Don’t get mad, get even, appears to be the motto of a new group dedicated to battling what it calls demeaning, distorted and negative reporting in the Riverdale Review, a tabloid dropped in street boxes and some building lobbies in the area.
The campaign — Recycle the Review — hopes to stymie what it characterizes as irresponsible journalism by deterring other Riverdalians from reading or advertising in the paper.
“Ever wonder about this paper?” reads the headline atop a color handout being circulated at their first event on Nov. 11. Group organizers set up tables and a blue recycling bin near a Review box on the corner of Johnson Avenue, encouraging passersby to dump their copies inside and have started a Facebook page to garner support.
The Review has been criticized in the past for biased reporting, especially on politics and schools. Recently, a number of stories attacking PS 24 and its administration have appeared on its pages. Parents, including PS 24 Parents’ Association Co-President Cliff Stanton, whose heads the new group, are among those involved in promoting the ban.
The school and the paper went head-to-head when some parents publicly voiced their disapproval of the Review’s decision to conduct surprise interviews with students on the street without parental consent. Parents asked police to get involved in the matter of reporters approaching children and Mr. Stanton published an Op-Ed piece in The Press calling for the First Amendment to be altered to better protect the young.
The article for which the interviews were conducted, headlined “It’s ‘Ding Dong School’ for P.S. 24 students,” was featured on the flier, and Trebach Realty’s Brad Trebach, a PS 24 parent, along with both PS 24 PA co-presidents, attended the first event.
In addition to coverage of PS 24, the group highlighted the papers’ disrespectful approach to other schools and issues. It quoted the paper calling former PS 7 Principal Renee Cloutier a “twit” and Councilman Oliver Koppell “the saddest of all Villains.”
Mr. Stanton said the “final straw” for him was when he attended a birthday party over the summer and met a woman hesitant to send her children to PS 24 because of stories she read in the Review. He said concerns that the Review’s negative coverage of schools and other community institutions could affect local real estate values, were “legitimate” but not the main factor spurring the boycott.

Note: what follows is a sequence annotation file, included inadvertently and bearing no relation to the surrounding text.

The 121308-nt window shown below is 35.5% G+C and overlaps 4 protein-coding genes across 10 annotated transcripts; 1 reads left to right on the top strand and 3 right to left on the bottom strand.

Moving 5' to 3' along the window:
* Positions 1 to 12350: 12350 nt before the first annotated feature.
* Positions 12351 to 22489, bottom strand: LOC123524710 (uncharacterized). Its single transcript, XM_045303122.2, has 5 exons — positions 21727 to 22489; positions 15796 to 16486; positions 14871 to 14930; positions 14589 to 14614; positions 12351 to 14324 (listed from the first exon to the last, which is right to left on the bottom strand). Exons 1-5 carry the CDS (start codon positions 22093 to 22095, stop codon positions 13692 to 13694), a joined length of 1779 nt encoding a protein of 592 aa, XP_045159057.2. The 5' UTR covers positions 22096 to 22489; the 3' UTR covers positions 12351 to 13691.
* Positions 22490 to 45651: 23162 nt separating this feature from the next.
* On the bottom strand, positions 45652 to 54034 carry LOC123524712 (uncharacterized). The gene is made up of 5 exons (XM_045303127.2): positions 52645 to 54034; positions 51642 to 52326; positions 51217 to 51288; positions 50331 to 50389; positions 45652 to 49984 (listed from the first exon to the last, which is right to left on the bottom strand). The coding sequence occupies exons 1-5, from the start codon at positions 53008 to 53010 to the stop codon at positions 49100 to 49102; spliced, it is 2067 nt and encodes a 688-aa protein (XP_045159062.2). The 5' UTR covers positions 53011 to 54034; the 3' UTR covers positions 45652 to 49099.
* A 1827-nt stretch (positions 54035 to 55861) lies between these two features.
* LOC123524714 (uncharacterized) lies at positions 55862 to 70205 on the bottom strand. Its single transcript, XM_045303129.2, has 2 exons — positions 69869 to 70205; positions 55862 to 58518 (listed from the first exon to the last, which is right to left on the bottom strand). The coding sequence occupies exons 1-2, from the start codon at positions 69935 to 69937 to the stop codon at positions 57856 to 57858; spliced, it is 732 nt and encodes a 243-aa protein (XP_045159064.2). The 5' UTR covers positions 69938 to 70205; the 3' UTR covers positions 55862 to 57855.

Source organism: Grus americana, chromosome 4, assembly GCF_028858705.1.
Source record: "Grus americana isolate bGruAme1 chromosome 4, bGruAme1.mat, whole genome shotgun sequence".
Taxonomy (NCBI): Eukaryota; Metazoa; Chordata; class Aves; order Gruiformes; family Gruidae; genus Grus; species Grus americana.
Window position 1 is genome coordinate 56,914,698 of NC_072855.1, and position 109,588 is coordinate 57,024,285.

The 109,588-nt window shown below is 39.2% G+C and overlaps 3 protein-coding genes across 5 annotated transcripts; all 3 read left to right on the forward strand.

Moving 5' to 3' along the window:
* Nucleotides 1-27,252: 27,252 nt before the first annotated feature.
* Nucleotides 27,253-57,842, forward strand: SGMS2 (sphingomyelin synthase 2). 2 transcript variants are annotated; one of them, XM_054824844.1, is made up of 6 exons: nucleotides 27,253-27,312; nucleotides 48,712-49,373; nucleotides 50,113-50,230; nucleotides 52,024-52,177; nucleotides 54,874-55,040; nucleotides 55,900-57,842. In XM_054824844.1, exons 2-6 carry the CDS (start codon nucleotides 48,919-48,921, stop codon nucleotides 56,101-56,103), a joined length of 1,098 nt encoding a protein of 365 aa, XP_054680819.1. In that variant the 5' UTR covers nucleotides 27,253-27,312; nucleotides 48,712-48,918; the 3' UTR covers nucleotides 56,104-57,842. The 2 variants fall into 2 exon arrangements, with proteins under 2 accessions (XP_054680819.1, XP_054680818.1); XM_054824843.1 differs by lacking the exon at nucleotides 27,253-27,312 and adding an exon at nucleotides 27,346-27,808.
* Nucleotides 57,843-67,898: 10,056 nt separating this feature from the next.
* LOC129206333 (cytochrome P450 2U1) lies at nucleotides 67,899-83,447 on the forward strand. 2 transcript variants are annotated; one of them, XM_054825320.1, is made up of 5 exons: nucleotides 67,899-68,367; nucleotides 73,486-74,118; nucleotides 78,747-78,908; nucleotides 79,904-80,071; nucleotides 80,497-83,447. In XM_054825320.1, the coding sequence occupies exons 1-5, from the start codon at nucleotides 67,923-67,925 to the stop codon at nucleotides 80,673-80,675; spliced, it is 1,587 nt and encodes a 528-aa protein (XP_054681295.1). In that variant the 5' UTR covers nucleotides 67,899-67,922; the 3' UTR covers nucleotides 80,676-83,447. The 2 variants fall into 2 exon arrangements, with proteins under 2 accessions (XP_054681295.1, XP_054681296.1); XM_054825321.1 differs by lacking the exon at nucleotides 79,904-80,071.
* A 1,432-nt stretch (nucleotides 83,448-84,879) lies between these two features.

But Andy Wolf, a Riverdale resident and publisher of the 18-year-old Riverdale Review since 2000, said the political motivations of Tony Cassino, former Community Board 8 member and once-councilman hopeful, were driving the ban.
“It’s very clear that it’s a politically motivated enterprise by Tony Cassino,” Mr. Wolf said. “He doesn’t want us getting in the way of his finally achieving public office.”
Mr. Cassino denied rumors that he was behind the effort, though he readily admitted to supporting the group. Long politically active — he is a founder of the Northwest Bronx Democratic Alliance and sits on the City’s Charter Revision Commission — he has previously complained of being maligned in the paper’s news and editorial pages. He was handing out Recycle the Review literature in Seton Park on Saturday. Others stood outside of Starbucks on Sunday.
Mr. Cassino operates the Bronx Political Chatter blog, which contains harsh criticisms of the Review and the paper’s reporters written by Mr. Cassino and mostly anonymous commentators. But he said a newspaper carries different expectations.
“People assume when they read a story that it’s been well-sourced and that it’s based on fact and that it’s objective,” Mr. Cassino said of the latter.
Mr. Wolf said he does not attack individuals, but calls leaders out for misdeeds and does not expect the ban to hurt his paper.
“This isn’t the first time,” he said, noting that parents of what was formerly called JHS 141 once made a similar effort.
He said the group encouraging people to remove the Review from their boxes is “to my mind no different than a book burner.”
“People are instinctively opposed to efforts to suppress the free exchange of ideas,” he said. “We have freedom of the press in this country.”
One passerby at the Nov. 11 event, agreed.
“I think it’s outrageous, there’s something in this country called freedom of the press,” Selma Samuel said, as others — more than 300 people by Monday night, according to Mr. Stanton — signed the petition.